Only the Sequenom collection kit PS#116373 can be used for collection.

Only the Sequenom collection kit (PeopleSoft No. 116373) can be used for collection.

Storage Instructions

Room temperature. Do not refrigerate or freeze. Keep out of direct sunlight. Samples must be shipped to LabCorp in a Sequenom collection kit.

Causes for Rejection

Gestational age less than nine weeks; expired or incorrect blood tubes (including nonglass tubes); quantity not sufficient for analysis; received more than seven days from collections; excessive hemolysis; frozen specimens

Clinical Information

Special Instructions

The following information must be provided with the test request form: patient's date of birth, gestational age, additional patient demographic information:pregnancy type (singleton or multiple), donor egg status and the clinical indications (including advanced maternal age, abnormal ultrasound, history suggestive of increased risk for aneuploidy, positive serum screen, or other indications).

References

American College of Obstetricians and Gynecologists (2004). Retrieved April 29, 2016, from http://www.acog.org/~/media/Departments/Practice/ProfileofOb-gynPractice1991-2003.pdf?dmc=1&ts=20140216T0236326521
Bianchi DW, Platt LD, Goldberg JD, et al. Genome-wide fetal aneuploidy detection by maternal plasma DNA sequencing. Obstet Gynecol. 2012 May;119(5):890-901.22362253
Canick JA, Kloza EM, Lambert-Messerlian GM, et al. DNA sequencing of maternal plasma to identify Down syndrome and other trisomies in multiple gestations. Prenat Diagn. 2012 Aug;32(8):730-734.22585317
Disorders of Chromosome 16 Foundation. (2011). Retrieved April 27, 2016, from http://www.trisomy16.org/about/what_are_doc16.html
Genetics Home Reference. (2012, June). Retrieved April 27, 2016, from https://ghr.nlm.nih.gov/condition/down-syndrome#statistics
Genetics Home Reference. (2012, March). Retrieved April 27, 2016, from https://ghr.nlm.nih.gov/condition/trisomy-18#statistics
Genetics Home Reference. (2013, November). Retrieved April 27, 2016, from https://ghr.nlm.nih.gov/condition/trisomy-13#statistics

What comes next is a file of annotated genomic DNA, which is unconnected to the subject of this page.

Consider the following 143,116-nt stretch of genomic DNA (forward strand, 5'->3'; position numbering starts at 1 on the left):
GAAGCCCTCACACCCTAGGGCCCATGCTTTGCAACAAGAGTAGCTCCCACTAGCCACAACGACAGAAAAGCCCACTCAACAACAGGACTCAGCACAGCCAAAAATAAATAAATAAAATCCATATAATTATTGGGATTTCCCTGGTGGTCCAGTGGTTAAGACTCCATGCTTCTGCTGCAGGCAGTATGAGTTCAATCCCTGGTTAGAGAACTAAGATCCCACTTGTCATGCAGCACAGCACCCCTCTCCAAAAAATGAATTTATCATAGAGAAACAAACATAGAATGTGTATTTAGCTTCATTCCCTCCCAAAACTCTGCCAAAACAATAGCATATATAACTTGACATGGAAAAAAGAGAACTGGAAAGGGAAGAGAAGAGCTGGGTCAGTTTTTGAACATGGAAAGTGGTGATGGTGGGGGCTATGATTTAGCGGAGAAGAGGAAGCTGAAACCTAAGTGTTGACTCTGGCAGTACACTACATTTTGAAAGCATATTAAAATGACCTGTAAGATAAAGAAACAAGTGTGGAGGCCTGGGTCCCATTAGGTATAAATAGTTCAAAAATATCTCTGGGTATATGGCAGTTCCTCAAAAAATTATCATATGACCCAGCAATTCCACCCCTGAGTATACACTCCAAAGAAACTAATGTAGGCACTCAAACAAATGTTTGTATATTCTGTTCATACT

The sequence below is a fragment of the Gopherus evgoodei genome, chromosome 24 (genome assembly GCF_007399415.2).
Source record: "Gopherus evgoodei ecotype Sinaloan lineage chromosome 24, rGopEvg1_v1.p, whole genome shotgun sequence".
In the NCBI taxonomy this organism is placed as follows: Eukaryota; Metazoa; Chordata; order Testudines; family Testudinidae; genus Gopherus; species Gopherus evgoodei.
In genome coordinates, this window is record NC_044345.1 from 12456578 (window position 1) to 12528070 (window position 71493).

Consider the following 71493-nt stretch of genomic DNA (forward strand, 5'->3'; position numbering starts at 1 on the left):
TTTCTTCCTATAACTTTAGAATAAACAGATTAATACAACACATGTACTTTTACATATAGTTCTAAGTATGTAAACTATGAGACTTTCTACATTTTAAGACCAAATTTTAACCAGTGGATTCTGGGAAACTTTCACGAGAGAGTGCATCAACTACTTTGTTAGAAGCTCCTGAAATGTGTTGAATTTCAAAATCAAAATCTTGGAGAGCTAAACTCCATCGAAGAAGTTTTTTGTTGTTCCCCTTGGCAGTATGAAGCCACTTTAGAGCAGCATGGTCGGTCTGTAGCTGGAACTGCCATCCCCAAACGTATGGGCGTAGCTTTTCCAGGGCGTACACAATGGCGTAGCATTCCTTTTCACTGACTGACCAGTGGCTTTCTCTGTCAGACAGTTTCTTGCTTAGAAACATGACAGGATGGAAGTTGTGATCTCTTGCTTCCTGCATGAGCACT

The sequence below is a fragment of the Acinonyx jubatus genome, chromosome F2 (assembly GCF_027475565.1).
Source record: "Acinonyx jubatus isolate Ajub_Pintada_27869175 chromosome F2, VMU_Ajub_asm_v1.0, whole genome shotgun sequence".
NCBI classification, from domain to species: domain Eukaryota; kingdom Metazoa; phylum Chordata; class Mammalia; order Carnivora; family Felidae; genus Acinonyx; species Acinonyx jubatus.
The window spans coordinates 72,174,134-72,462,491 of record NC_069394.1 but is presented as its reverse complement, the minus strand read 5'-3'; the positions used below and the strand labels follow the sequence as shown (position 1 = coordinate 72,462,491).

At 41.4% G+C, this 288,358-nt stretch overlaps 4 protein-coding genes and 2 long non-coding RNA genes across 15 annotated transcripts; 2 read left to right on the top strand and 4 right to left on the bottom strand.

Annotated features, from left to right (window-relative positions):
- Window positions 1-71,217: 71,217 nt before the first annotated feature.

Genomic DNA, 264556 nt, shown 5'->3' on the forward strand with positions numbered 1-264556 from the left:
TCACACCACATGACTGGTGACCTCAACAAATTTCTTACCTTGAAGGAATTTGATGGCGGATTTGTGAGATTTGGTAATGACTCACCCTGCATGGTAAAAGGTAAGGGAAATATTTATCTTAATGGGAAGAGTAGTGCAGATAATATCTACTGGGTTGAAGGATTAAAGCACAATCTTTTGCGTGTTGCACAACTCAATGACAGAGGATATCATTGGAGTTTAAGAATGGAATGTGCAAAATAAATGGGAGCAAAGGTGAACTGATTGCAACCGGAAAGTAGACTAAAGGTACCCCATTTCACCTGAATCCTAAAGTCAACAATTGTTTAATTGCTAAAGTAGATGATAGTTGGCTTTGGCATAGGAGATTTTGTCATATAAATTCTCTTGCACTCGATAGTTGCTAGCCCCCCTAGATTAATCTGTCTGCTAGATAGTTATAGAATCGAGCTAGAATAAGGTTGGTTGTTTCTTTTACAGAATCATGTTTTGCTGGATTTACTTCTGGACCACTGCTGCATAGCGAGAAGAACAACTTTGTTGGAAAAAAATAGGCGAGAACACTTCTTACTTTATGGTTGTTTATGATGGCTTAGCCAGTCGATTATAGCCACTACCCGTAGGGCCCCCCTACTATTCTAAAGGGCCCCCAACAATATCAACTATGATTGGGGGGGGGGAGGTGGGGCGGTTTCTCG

Genetics Home Reference. (2012, January). Retrieved April 27, 2016, from https://ghr.nlm.nih.gov/condition/turner-syndrome#statistics
Genetics Home Reference. (2013, January). Retrieved April 27, 2016, from https://ghr.nlm.nih.gov/condition/klinefelter-syndrome#statistics
Genetics Home Reference. (2014, June). Retrieved April 27, 2016, from https://ghr.nlm.nih.gov/condition/triple-x-syndrome#statistics
Genetics Home Reference. (2009, January). Retrieved April 27, 2016, from https://ghr.nlm.nih.gov/condition/47xyy-syndrome#statistics
Genetics Home Reference. (2013, July). Retrieved April 27, 2016, from https://ghr.nlm.nih.gov/condition/22q112-deletion-syndrome#statistics
Genetics Home Reference. (2014, February). Retrieved April 27, 2016, from https://ghr.nlm.nih.gov/condition/cri-du-chat-syndrome#statistics
Genetics Home Reference. (2014, January). Retrieved April 27, 2016, from https://ghr.nlm.nih.gov/condition/1p36-deletion-syndrome#statistics
Genetics Home Reference. (2014, June). Retrieved April 27, 2016, from https://ghr.nlm.nih.gov/condition/prader-willi-syndrome#statistics
Genetics Home Reference. (2015, May). Retrieved April 27, 2016, from https://ghr.nlm.nih.gov/condition/angelman-syndrome#statistics
Genetics Home Reference. (2015, September). Retrieved April 27, 2016, from https://ghr.nlm.nih.gov/condition/jacobsen-syndrome#statistics
Genetics Home Reference. (2009, February). Retrieved April 27, 2016, from https://ghr.nlm.nih.gov/condition/langer-giedion-syndrome#statistics
Genetics Home Reference. (2012, April). Retrieved April 27, 2016, from https://ghr.nlm.nih.gov/condition/wolf-hirschhorn-syndrome#statistics
Helgeson J, Wardrop J, Boomer T, et al. Clinical outcome of subchromosomal events detected by whole-genome noninvasive prenatal testing. Prenat Diagn. 2015 Oct;35(10):999-1004.26088833
Mazloom AR, Dzakula Z, Oeth P, et al. Noninvasive prenatal detection of sex chromosomal aneuploidies by sequencing circulating cell-free DNA from maternal plasma. Prenat Diagn. 2013 Jun;33(6):591-597.23592550
Norton ME, Brar H, Weiss J, et al. Non-invasive chromosomal evaluation (NICE) study: results of a multicenter, prospective, study for detection of fetal trisomy 21 and trisomy 18. Am J Obstet Gynecol. 2012 Aug;207(2):137.e1-e8.22742782
Palomaki GE, Kloza EM, Lambert-Messerlian GM, et al. DNA sequencing of maternal plasma to detect Down syndrome: An international clinical validation study. Genet Med. 2011 Nov;13(11):913-920.22005709
Palomaki GE, Deciu C, Kloza EM, et al. DNA sequencing of maternal plasma reliably identifies trisomy 18 and trisomy 13, as well as Down syndrome: An international collaborative study. Genet Med. 2012 Mar;14(3):296-305.22281937
Pergament E, Cuckle H, Zimmermann B, et al. Single-nucleotide polymorphism-based noninvasive prenatal screening in a high-risk and low-risk cohort. Obstet Gynecol. 2014 Aug;124(2 Pt 1):210-218.25004354
Understanding Trisomy 22 Types and Their Link to Miscarriage (2016, April). Retrieved April 27, 2016, from https://www.verywell.com/trisomy-22-and-miscarriage-2371299

LOINC® Map

Order Code Order Code Name Order Loinc Result Code Result Code Name UofM Result LOINC
451941 MaterniT Genome 451942 Result 75980-3
451941 MaterniT Genome 821825 PDF 51969-4